I agree that the Windows executable may be a wrapper, or it may be a Java app compiled into machine-specific code like some Java compilers have been known to do.

Thanks that's interesting and encouraging. I am going to try to write a basic java program to poke the classes/functions in the .jar i can see. I have never programmed in Java.
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PostPosted: Wed Feb 21, 2018 8:30 am    Post subject: Reply with quote

The appearance of several .dll files in the package suggest the Java code is using JNI -i.e. calling native Windows code from Java. Which will break on a straight Linux setup unless the native libraries are in packages that come with Linux versions to replace the Windows ones. You might find it would work under Wine, but my guess is not.
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turtles
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PostPosted: Wed Feb 21, 2018 5:58 pm    Post subject: Reply with quote

Goverp wrote:
The appearance of several .dll files in the package suggest the Java code is using JNI -i.e. calling native Windows code from Java. Which will break on a straight Linux setup unless the native libraries are in packages that come with Linux versions to replace the Windows ones. You might find it would work under Wine, but my guess is not.

Hmm thats interesting how can I check that with ldd or something?

Here is the output of objdump -x -D HOBOware.exe
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PostPosted: Wed Feb 21, 2018 6:52 pm    Post subject: Reply with quote

Hoboware has a forum. Have you looked there?

They also have a Mac version which is considerably smaller. It may be that those Windows binaries are optional? Or maybe the Mac version is Java-only?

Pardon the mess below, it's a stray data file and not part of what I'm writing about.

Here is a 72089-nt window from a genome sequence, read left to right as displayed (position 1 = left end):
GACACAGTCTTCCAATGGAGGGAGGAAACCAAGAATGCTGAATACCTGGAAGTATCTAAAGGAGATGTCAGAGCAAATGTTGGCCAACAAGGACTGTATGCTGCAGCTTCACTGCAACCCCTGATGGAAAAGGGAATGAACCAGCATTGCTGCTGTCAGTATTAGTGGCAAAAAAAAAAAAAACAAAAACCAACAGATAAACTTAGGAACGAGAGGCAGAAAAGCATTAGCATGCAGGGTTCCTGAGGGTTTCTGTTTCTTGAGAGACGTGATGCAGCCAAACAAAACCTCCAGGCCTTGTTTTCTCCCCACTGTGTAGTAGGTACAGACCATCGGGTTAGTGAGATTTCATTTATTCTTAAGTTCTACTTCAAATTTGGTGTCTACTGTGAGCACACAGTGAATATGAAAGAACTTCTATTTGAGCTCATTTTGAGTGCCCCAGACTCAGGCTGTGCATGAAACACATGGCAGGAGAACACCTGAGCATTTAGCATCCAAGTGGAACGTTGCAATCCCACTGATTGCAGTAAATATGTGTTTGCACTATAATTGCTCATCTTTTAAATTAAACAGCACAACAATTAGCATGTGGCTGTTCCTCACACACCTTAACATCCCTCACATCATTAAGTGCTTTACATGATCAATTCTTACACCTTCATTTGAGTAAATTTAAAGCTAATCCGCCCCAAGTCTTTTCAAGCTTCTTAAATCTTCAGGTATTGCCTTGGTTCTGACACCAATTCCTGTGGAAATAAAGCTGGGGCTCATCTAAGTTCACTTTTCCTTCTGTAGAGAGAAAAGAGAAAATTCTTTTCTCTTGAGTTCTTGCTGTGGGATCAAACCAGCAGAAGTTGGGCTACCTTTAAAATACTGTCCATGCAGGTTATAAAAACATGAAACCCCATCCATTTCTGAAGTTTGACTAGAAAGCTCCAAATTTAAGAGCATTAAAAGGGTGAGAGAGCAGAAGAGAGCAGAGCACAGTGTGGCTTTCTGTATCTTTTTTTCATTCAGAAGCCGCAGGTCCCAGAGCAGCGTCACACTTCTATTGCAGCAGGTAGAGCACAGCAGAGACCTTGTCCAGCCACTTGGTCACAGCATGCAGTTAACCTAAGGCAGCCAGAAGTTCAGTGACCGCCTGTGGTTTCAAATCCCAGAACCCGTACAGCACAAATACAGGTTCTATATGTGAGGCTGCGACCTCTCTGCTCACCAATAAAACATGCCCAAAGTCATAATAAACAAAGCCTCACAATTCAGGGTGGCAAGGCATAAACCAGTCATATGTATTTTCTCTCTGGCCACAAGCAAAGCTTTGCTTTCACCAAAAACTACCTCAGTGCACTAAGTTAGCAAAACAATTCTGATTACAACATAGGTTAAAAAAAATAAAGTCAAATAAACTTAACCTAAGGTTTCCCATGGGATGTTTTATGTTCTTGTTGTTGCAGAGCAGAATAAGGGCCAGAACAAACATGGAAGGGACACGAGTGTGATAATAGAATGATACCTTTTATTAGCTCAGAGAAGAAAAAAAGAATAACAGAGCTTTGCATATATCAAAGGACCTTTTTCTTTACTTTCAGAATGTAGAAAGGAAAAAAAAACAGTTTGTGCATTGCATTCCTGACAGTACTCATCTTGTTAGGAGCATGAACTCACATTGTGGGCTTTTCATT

You might post a question in their forum on getting the software to work on Linux. We can speculate all day about what's in the .exe and all that other stuff, the official support forum will likely know.

Alternately you might consider a VM with Windows in it. You'll be back into the licensing model of Microsoft, but only for those apps you choose to run on the VM.
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turtles
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PostPosted: Wed Feb 21, 2018 8:14 pm    Post subject: Reply with quote

1clue wrote:
Hoboware has a forum. Have you looked there?

They also have a Mac version which is considerably smaller. It may be that those Windows binaries are optional? Or maybe the Mac version is Java-only?

You might post a question in their forum on getting the software to work on Linux. We can speculate all day about what's in the .exe and all that other stuff, the official support forum will likely know.

Alternately you might consider a VM with Windows in it. You'll be back into the licensing model of Microsoft, but only for those apps you choose to run on the VM.

I got the work laptop fixed up for now so I would not need a windows VM, but that would be a good thing to have...